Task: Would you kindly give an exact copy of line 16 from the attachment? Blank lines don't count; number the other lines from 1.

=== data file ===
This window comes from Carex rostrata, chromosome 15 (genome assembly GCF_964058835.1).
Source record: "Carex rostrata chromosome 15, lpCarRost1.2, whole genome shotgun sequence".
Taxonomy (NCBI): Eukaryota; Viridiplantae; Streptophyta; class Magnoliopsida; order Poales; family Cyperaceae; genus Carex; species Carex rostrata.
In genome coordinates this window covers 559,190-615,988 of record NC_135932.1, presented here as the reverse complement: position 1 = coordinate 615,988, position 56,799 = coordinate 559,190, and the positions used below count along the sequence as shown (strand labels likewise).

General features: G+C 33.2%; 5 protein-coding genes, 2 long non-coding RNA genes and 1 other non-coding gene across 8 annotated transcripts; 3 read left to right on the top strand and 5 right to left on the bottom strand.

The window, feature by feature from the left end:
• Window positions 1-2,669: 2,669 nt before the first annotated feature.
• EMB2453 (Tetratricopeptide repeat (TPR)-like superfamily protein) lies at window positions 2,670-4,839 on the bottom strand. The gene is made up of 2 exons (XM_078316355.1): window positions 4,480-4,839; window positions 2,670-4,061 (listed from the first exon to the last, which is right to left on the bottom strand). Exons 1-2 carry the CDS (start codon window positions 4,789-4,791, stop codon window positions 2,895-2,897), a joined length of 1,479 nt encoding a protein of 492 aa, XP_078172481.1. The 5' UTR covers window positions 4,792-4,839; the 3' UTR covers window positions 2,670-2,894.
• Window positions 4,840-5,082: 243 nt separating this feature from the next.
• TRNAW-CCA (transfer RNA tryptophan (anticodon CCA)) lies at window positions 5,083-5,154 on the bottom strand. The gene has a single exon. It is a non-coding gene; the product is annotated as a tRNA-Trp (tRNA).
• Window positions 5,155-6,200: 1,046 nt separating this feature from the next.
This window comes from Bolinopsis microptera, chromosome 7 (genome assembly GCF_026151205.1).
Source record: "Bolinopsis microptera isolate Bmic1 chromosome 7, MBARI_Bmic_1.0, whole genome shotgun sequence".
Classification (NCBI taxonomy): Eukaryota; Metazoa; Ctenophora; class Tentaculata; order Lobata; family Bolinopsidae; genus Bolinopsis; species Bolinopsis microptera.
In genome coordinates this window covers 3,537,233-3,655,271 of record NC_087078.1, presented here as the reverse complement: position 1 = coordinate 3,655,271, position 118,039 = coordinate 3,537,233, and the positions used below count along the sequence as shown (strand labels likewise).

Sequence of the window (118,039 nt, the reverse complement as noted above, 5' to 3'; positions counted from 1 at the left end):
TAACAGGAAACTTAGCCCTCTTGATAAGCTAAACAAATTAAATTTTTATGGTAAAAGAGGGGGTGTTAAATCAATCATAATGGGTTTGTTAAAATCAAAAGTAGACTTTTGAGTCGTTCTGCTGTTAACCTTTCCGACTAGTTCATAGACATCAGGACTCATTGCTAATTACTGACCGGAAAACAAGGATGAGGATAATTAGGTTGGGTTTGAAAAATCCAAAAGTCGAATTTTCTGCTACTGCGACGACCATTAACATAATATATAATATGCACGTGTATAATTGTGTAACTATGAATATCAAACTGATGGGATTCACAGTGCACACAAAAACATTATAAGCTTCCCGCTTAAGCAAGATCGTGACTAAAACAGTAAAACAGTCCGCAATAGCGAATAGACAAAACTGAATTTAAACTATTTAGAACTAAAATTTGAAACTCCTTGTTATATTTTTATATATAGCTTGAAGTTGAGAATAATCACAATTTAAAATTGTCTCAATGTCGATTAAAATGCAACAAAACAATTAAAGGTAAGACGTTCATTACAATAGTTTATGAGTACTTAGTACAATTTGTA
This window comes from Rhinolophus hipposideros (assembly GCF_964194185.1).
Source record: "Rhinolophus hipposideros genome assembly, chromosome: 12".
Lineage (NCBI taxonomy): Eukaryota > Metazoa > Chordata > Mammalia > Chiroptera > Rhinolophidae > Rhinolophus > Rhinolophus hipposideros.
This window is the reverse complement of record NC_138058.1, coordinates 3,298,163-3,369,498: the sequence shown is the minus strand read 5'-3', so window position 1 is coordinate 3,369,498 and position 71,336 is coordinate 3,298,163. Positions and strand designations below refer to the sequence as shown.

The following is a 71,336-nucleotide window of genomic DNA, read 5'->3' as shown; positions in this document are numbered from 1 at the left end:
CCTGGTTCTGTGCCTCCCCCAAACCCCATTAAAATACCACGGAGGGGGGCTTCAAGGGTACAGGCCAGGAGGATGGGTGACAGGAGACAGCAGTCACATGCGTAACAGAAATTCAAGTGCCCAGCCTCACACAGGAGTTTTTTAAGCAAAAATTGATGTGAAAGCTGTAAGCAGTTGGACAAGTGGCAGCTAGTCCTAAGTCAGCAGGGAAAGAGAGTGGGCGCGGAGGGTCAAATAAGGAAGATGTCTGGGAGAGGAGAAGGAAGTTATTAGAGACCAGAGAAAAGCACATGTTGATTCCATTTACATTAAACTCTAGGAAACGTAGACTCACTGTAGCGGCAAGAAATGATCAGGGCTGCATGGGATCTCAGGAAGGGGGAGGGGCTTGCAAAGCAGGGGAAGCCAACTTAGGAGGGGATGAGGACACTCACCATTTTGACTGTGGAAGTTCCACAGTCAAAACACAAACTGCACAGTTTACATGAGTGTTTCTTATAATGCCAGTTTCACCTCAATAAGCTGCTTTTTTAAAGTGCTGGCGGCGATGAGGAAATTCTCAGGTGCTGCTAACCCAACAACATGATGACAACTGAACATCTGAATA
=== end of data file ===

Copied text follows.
Sequence of the window (118,039 nt, the reverse complement as noted above, 5' to 3'; positions counted from 1 at the left end):